The Copernicus Sentinel-1 mission takes us over cracks in the Brunt ice shelf, which lies in the Weddell Sea sector of Antarctica.
Using radar images from the Copernicus Sentinel-1 mission, the animation shows the evolution of two ice fractures from September 2016 until mid-October 2019. The large chasm running northwards is called Chasm 1, while the split extending eastwards is referred to as the Halloween Crack.
First spotted on 31 October 2016, the Halloween crack runs from an area known as McDonald Ice Rumples – which is where the underside of the floating ice sheet is grounded on the shallow seabed. This pinning point slows the flow of ice and crumples the ice surface into waves.
Chasm 1 on the other hand has been in place for over 25 years. It was previously stable for many years, but in 2012, it was noticed that the dormant crack started extending northwards.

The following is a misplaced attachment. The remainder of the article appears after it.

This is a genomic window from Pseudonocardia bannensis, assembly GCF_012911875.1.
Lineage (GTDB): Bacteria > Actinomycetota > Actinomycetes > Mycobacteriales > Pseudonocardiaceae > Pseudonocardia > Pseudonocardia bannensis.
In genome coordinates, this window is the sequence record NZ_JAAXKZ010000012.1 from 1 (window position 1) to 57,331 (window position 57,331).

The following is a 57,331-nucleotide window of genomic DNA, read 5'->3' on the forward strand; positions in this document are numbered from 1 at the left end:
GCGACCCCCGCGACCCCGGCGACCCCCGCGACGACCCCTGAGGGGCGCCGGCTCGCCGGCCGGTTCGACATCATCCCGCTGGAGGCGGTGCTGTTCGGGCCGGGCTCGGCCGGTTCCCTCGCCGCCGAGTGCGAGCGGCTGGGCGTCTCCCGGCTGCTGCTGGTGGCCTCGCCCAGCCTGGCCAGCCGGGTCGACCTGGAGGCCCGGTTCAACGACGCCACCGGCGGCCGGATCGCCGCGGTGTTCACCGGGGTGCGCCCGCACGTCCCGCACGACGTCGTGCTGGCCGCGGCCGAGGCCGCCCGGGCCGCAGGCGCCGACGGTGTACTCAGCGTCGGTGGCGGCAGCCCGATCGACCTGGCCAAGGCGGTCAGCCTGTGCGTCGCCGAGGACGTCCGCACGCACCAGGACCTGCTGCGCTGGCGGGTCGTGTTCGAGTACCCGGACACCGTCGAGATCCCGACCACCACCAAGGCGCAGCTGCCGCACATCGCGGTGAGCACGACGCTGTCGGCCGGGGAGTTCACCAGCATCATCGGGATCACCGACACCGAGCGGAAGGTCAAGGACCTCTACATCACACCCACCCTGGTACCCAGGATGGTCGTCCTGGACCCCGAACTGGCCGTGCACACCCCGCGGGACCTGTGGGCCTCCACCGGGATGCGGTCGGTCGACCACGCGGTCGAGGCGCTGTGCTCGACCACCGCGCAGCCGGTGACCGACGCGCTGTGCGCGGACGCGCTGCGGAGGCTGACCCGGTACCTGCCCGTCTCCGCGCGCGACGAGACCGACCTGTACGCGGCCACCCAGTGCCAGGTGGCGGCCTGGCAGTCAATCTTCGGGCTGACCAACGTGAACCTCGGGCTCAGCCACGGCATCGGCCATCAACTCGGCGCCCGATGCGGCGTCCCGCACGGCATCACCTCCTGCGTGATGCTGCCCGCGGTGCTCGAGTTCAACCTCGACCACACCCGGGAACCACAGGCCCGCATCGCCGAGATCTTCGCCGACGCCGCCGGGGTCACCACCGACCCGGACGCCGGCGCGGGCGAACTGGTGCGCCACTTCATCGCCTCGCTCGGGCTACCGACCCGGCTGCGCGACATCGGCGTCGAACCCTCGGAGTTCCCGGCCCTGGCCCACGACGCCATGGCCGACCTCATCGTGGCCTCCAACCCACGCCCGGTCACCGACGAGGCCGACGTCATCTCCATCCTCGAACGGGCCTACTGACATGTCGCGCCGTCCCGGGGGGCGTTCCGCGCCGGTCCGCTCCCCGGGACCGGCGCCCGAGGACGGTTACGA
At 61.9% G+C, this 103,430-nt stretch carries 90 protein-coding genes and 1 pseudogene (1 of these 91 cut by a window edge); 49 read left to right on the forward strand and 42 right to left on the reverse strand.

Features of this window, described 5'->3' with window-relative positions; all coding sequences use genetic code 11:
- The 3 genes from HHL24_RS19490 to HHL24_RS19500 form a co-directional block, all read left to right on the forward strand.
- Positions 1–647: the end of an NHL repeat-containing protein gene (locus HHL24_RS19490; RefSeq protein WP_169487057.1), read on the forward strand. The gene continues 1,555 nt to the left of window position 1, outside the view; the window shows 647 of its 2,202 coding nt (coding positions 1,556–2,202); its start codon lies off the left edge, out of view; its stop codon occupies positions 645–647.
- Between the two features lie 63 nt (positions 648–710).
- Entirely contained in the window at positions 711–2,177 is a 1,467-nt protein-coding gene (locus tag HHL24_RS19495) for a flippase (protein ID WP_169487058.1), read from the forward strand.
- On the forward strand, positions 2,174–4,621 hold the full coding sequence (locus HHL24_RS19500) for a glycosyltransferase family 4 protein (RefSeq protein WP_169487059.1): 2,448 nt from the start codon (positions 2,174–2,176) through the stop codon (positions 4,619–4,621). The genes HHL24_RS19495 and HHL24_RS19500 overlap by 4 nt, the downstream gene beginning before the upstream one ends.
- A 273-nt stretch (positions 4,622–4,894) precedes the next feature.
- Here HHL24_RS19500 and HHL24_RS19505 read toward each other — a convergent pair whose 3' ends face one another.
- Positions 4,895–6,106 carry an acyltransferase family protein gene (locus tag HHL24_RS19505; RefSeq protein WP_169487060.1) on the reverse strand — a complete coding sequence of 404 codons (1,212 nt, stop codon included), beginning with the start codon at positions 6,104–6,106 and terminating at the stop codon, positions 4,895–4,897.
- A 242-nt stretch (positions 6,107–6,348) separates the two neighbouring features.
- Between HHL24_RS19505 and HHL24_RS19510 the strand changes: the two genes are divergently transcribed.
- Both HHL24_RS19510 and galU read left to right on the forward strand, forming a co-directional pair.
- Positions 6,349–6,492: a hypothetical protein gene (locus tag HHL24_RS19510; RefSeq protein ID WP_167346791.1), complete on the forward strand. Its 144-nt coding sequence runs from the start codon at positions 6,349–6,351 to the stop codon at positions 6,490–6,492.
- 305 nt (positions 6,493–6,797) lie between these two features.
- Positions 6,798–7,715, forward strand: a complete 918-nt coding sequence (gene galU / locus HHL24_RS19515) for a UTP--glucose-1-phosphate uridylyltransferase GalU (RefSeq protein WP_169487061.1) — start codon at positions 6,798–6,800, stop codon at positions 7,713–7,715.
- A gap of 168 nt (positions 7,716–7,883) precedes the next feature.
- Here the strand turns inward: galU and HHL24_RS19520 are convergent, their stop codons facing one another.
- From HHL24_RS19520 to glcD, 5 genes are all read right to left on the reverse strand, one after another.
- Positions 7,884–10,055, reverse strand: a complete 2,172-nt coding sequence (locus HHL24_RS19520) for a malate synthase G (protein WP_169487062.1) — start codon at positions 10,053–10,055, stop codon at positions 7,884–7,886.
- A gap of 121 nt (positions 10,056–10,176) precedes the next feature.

Now, Chasm 1 and Halloween crack are only separated by a few kilometres. When they meet, an iceberg about the size of Greater London will break off. The two lengthening fractures have been set to intersect for years – it's only a matter of time for the two to meet.
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Credit: contains modified Copernicus Sentinel data (2019), processed by ESA, CC BY-SA 3.0 IGO